This optical illusion is known as Necker’s Cube.
Look at the cube on the left.
It can appear to be facing down and to the left as in the smaller image on the upper right,
or it can appear to be facing up and to the right as in the smaller image on the lower right.
Can you see it in both ways?
So do we have any way of actually known if a God or gods exist? If you analyze it, the answer has to be “No.” You may believe the gods or a God exists, but belief is the acceptance of something as real without proof. A bigger question, to my mind, is: Does the objective reality of deity matter? For every proof, one way or another, there is a disproof. Arguing for any side is a waste of time because there will always be someone to argue for the other side. Â As the As the economist Stuart Chase wrote:
For those who believe, no proof in necessary.
For those who don’t believe, no proof is possible.
God may or may not be objectively real. Our experience of deity is always subjective. So what, then, is the value of believing in God or gods if we cannot prove their objective reality?
Is God a Myth? I Certainly Hope So!
From the sentence centered above it would seem like I’ve taken sides. God, the gods, non-physical spirits are all unreal.
But I didn’t write that!
What I’m saying is that deities should be myths. Myths are more than invented stories. They are symbolic and metaphoric tales that enlighten our lives. They give us something to strive toward.
My Christian friends, of course, believe they are saved by the sacrifice of Jesus. But that doesn’t mean they are now free to do whatever they want because they’re “saved.” Instead, they should look at the life of Jesus as a way to live their lives. This is known as practicing the “imitation of Christ,” and is discussed in the earliest Christian documents. The 15th-century book, The Imitation of Christ, by Thomas Ă Kempis, is one of the most widely read Western devotional books, perhaps second only to the Bible.
Magick is filled with myths of spirits and deities. In the Keys of Solomon you will read descriptions of spirits and what they do. In other sources angels are described in detail, along with what they are supposed to do. In the Kabalah, the very names of archangels, angels, and lesser entities reveal clues as to who they are and over what they have power. In one Kabalistic system involving what is called telesma, you can literally create the image of a spirit based on its name and mythical attributions.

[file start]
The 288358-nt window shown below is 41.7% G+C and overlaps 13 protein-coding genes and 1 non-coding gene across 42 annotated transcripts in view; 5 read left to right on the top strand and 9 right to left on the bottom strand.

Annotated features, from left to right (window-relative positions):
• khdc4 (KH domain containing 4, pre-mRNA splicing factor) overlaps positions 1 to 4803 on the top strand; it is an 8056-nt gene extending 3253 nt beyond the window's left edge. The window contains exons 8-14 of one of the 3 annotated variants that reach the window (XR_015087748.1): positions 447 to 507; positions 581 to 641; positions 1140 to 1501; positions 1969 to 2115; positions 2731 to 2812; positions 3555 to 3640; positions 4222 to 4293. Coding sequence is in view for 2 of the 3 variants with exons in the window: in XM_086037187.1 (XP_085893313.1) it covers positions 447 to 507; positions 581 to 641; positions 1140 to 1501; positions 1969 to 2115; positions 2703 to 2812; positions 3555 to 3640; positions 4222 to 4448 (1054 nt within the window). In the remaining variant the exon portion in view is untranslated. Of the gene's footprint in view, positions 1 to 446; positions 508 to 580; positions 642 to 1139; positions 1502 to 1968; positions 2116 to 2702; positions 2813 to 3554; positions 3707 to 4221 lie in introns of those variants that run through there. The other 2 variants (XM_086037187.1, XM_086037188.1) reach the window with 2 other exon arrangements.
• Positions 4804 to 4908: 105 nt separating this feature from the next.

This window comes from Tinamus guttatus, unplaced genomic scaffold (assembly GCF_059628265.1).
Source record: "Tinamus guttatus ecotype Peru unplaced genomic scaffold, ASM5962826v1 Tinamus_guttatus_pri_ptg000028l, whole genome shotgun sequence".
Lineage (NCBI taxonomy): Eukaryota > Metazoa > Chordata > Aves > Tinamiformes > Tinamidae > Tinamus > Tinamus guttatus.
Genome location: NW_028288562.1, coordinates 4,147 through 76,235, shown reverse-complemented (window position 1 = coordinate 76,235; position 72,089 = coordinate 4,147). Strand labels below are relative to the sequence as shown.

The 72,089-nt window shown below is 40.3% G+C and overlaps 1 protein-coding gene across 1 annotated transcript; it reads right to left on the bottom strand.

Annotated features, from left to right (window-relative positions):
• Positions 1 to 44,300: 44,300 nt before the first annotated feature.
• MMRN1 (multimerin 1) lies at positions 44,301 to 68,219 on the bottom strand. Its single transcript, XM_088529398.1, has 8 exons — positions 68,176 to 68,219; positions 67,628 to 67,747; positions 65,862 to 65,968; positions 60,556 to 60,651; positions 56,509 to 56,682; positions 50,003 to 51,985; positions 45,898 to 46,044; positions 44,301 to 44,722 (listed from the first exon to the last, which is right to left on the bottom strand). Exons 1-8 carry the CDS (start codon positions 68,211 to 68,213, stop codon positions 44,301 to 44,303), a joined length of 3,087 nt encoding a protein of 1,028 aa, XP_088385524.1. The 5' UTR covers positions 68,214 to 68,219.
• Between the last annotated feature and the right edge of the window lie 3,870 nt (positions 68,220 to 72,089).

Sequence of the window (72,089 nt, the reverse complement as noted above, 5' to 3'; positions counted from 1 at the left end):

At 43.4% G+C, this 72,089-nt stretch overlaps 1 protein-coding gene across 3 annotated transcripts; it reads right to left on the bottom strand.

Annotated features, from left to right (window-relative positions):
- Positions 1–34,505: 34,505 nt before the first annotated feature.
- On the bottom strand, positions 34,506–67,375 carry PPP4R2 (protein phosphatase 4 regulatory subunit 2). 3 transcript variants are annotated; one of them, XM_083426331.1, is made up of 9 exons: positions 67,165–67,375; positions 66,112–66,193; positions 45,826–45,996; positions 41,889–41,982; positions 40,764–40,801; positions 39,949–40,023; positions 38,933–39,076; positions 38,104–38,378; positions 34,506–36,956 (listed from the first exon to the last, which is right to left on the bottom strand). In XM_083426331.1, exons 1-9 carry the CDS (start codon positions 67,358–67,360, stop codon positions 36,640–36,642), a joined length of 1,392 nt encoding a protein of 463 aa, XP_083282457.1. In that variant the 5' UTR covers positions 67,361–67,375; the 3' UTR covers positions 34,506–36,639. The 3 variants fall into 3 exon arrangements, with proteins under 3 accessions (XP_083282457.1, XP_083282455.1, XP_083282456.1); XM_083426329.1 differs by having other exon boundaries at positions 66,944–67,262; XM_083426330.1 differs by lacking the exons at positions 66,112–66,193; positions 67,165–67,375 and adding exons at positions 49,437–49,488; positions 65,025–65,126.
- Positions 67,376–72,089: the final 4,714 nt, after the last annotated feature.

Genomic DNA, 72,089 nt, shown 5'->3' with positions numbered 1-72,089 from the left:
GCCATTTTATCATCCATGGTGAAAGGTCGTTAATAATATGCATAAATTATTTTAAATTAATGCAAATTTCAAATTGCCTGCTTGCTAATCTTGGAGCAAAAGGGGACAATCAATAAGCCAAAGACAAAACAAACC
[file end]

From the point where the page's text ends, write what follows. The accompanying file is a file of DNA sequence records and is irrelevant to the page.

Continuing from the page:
This information comes from memes and myths. That does not mean gods, goddesses, angels, spirits, etc. are not objectively real. It only means that our perception of them includes myths that can be a source of encouragement and guidance. The myths can help us understand our lives and give meaning to our actions and beliefs.
We need myths in our lives! Some people may object and say, “But myths aren’t real. We shouldn’t be telling people to believe in the unreal.” To those people I would respond that you’re having difficulty understanding the very concept of myth. George Washington never chopped down a cherry tree and admitted it to his father. That was an invention. But it has become a myth that shows the value of honesty and integrity. It is a myth which, if we practice what it illustrates in our lives, can improve our lives and the lives of those around us. Telling someone to be honest and show integrity can easily be ignored. But to an American, showing the value of these practices as part of the life of the general who led our rag-tag armies to victory and freedom against the world’s strongest power, the first American President, revealing that it is a practice that is stressed and valued in American cultureâ€”your cultureâ€”gives an intensity to the concept that simple instruction cannot match.
Myths aren’t fantasy. They are guides to our lives. The tales attributed to Aesop are each a myth with a moral. You may forget the moral, but you’ll remember the story and it will make you think when confronted with a similar situation.
So what are the myths surrounding your deities and spirits? Have they made you a better or wiser person? Are you living up to the ideals presented in the myths surround your deities or are you striving in that direction? Do the myths of your deities indicate flaws in human nature so you can avoid them?
The myths of deities are so much more than mere stories. They are highly valuable for magickâ€”enabling us to choose which deities or spirits to work withâ€”and for improving our lives.
Is God a Myth?
I Sure Do Hope So!